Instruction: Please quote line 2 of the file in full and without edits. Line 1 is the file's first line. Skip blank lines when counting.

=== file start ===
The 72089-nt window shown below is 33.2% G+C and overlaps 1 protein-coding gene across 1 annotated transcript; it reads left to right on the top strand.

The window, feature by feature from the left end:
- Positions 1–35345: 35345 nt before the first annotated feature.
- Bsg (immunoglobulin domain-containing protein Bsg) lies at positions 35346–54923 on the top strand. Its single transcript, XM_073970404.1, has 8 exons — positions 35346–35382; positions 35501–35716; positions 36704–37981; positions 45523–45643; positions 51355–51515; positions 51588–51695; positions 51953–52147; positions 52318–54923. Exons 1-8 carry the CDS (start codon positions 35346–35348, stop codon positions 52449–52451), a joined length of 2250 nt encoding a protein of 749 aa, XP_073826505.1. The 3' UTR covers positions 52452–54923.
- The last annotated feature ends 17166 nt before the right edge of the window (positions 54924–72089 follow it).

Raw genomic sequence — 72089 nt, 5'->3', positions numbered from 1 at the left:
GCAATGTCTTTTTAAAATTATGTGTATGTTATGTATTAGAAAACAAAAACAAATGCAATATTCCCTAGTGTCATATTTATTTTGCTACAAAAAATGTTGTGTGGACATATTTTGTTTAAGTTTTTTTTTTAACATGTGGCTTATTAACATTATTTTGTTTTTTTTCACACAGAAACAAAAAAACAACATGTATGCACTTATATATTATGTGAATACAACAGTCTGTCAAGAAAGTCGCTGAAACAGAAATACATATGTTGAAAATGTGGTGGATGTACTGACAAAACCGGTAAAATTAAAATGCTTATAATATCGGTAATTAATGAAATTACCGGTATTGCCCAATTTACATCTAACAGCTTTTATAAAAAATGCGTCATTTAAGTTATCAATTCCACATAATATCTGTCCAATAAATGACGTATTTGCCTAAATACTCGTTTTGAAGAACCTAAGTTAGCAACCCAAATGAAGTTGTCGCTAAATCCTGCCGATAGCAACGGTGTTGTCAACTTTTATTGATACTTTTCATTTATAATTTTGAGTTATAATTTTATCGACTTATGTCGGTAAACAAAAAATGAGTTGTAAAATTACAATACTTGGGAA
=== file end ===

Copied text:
The window, feature by feature from the left end: